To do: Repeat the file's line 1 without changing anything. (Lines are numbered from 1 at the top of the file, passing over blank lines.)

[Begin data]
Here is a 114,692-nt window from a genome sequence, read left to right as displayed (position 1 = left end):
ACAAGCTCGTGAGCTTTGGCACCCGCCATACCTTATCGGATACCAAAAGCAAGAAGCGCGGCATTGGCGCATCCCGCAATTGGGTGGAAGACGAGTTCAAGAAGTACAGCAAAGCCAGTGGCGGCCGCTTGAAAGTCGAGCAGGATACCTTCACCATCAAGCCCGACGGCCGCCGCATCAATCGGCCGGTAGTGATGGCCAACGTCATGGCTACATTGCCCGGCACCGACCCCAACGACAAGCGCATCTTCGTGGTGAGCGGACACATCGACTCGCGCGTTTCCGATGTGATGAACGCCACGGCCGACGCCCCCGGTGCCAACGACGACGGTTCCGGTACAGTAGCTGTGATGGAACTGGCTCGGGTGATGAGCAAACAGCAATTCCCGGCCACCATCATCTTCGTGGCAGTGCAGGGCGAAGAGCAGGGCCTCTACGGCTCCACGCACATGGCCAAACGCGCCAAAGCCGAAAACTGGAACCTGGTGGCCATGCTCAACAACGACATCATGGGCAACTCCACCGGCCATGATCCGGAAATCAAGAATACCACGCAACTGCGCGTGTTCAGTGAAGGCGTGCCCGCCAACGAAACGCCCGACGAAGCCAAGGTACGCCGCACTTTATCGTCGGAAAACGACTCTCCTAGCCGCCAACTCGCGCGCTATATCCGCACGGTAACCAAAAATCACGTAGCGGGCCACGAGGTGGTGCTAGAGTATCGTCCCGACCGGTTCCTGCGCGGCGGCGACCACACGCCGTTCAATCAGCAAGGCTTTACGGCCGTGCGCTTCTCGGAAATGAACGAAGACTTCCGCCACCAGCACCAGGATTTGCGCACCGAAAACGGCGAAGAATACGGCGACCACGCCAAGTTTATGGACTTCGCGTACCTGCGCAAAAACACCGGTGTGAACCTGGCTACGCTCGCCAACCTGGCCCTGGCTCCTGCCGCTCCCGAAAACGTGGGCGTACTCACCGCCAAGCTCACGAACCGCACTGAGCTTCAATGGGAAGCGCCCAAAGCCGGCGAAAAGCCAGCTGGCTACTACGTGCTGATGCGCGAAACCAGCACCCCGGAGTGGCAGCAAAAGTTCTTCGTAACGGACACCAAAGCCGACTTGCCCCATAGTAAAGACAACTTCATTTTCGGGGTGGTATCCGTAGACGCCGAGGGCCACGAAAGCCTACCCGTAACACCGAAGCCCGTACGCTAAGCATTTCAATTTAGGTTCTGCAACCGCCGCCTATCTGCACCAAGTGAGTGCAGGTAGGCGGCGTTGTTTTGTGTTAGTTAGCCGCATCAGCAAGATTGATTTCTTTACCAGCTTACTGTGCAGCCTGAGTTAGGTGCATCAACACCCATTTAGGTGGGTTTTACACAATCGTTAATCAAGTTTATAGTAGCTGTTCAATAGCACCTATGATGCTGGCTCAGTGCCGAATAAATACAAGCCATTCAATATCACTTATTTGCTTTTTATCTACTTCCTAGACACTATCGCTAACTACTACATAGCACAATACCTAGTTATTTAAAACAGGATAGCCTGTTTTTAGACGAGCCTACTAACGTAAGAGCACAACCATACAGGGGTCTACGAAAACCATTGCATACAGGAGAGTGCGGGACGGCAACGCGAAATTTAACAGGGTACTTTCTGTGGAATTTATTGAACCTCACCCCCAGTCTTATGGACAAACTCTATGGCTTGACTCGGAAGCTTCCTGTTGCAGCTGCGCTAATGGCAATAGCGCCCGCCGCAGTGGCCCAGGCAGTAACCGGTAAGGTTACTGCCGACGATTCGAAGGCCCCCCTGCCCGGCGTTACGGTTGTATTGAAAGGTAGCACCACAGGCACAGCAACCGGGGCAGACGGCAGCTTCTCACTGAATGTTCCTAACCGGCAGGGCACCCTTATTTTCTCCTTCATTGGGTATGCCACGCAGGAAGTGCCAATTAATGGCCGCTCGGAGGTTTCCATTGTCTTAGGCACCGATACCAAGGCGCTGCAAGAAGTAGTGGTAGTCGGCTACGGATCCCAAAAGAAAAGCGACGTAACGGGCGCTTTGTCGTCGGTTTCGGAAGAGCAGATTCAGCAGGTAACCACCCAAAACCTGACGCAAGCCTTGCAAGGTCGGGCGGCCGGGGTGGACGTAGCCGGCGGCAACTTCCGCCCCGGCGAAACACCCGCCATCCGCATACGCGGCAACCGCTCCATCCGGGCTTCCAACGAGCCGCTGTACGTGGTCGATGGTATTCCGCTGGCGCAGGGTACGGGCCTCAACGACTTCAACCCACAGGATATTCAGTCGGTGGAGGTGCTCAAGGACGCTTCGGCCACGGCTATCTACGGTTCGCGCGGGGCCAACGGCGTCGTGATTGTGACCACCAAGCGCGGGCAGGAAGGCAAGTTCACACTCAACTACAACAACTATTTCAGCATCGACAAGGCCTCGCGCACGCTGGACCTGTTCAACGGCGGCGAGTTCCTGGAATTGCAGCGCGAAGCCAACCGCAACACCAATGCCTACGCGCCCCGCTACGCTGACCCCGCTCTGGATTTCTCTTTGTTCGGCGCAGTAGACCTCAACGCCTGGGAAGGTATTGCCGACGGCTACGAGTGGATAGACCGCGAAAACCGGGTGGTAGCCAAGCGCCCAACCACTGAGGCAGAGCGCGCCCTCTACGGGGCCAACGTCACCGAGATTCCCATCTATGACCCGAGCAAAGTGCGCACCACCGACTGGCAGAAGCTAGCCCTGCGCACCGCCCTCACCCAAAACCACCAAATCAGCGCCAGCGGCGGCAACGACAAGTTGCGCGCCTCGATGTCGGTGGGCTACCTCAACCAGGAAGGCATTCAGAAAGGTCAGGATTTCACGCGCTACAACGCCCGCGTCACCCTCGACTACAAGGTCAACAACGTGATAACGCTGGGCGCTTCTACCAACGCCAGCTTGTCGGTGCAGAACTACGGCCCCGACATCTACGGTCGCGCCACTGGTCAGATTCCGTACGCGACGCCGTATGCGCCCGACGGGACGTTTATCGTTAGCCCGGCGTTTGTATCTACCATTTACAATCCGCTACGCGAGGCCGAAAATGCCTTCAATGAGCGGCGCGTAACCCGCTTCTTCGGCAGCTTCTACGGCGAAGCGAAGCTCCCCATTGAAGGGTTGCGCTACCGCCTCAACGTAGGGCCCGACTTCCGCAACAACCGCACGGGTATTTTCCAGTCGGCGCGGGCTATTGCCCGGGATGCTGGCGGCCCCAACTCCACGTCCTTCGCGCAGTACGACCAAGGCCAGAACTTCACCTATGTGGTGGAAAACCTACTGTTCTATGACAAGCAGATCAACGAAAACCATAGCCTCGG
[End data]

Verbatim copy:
Here is a 114,692-nt window from a genome sequence, read left to right as displayed (position 1 = left end):